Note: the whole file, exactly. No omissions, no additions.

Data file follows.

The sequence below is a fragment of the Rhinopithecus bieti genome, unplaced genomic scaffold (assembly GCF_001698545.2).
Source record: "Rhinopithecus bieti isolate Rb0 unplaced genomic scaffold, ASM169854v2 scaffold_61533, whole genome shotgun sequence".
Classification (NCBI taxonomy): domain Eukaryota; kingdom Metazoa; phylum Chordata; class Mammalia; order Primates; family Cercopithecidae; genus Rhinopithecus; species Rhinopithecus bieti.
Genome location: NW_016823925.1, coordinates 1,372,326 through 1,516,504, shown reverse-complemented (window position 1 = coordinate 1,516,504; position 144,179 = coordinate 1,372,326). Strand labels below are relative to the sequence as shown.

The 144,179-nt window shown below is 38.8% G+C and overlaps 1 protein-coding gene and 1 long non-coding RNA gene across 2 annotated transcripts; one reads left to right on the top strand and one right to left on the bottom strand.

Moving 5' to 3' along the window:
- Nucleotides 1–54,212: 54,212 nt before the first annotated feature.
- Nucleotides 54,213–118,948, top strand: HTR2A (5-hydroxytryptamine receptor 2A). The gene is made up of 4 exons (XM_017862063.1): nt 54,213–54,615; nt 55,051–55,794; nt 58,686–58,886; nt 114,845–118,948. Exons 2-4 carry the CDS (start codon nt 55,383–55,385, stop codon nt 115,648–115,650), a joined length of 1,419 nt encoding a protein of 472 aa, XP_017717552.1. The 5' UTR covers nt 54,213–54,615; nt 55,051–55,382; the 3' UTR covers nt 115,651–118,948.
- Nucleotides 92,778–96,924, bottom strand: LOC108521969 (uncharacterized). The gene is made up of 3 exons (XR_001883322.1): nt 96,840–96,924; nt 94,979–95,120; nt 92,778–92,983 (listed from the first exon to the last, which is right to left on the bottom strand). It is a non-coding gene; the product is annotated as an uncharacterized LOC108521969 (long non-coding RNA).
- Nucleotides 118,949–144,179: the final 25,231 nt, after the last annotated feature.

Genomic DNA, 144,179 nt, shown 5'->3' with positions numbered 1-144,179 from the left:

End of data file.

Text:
The sequence below is a fragment of the Rhinopithecus bieti genome, unplaced genomic scaffold (assembly GCF_001698545.2).
Source record: "Rhinopithecus bieti isolate Rb0 unplaced genomic scaffold, ASM169854v2 scaffold_61533, whole genome shotgun sequence".
Classification (NCBI taxonomy): domain Eukaryota; kingdom Metazoa; phylum Chordata; class Mammalia; order Primates; family Cercopithecidae; genus Rhinopithecus; species Rhinopithecus bieti.
Genome location: NW_016823925.1, coordinates 1,372,326 through 1,516,504, shown reverse-complemented (window position 1 = coordinate 1,516,504; position 144,179 = coordinate 1,372,326). Strand labels below are relative to the sequence as shown.

The 144,179-nt window shown below is 38.8% G+C and overlaps 1 protein-coding gene and 1 long non-coding RNA gene across 2 annotated transcripts; one reads left to right on the top strand and one right to left on the bottom strand.

Moving 5' to 3' along the window:
- Nucleotides 1–54,212: 54,212 nt before the first annotated feature.
- Nucleotides 54,213–118,948, top strand: HTR2A (5-hydroxytryptamine receptor 2A). The gene is made up of 4 exons (XM_017862063.1): nt 54,213–54,615; nt 55,051–55,794; nt 58,686–58,886; nt 114,845–118,948. Exons 2-4 carry the CDS (start codon nt 55,383–55,385, stop codon nt 115,648–115,650), a joined length of 1,419 nt encoding a protein of 472 aa, XP_017717552.1. The 5' UTR covers nt 54,213–54,615; nt 55,051–55,382; the 3' UTR covers nt 115,651–118,948.
- Nucleotides 92,778–96,924, bottom strand: LOC108521969 (uncharacterized). The gene is made up of 3 exons (XR_001883322.1): nt 96,840–96,924; nt 94,979–95,120; nt 92,778–92,983 (listed from the first exon to the last, which is right to left on the bottom strand). It is a non-coding gene; the product is annotated as an uncharacterized LOC108521969 (long non-coding RNA).
- Nucleotides 118,949–144,179: the final 25,231 nt, after the last annotated feature.

Genomic DNA, 144,179 nt, shown 5'->3' with positions numbered 1-144,179 from the left: